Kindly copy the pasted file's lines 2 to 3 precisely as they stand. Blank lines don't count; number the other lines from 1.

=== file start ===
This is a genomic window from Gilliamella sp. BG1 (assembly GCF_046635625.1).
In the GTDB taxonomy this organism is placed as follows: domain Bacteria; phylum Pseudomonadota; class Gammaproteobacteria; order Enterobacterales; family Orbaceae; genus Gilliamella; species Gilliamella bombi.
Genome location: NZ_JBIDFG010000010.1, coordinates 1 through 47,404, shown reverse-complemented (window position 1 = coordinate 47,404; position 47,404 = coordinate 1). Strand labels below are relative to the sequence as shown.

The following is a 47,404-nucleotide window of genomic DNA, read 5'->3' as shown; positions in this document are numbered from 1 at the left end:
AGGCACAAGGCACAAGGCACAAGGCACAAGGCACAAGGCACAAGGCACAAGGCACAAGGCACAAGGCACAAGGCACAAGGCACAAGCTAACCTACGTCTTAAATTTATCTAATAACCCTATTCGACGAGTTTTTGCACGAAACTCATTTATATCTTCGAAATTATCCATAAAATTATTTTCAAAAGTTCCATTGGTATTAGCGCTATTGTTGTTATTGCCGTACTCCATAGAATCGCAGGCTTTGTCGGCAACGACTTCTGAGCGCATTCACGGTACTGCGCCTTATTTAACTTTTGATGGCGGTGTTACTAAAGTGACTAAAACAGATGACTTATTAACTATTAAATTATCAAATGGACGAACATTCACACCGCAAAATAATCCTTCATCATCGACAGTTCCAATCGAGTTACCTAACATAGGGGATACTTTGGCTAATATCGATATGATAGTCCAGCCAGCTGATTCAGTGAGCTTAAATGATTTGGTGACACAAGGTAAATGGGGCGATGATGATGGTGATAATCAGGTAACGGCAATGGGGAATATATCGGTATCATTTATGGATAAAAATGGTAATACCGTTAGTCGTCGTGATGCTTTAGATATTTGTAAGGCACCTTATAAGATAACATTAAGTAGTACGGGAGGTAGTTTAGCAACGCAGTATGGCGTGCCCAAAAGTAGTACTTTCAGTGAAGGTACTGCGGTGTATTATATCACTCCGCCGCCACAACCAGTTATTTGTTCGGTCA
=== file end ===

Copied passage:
In the GTDB taxonomy this organism is placed as follows: domain Bacteria; phylum Pseudomonadota; class Gammaproteobacteria; order Enterobacterales; family Orbaceae; genus Gilliamella; species Gilliamella bombi.
Genome location: NZ_JBIDFG010000010.1, coordinates 1 through 47,404, shown reverse-complemented (window position 1 = coordinate 47,404; position 47,404 = coordinate 1). Strand labels below are relative to the sequence as shown.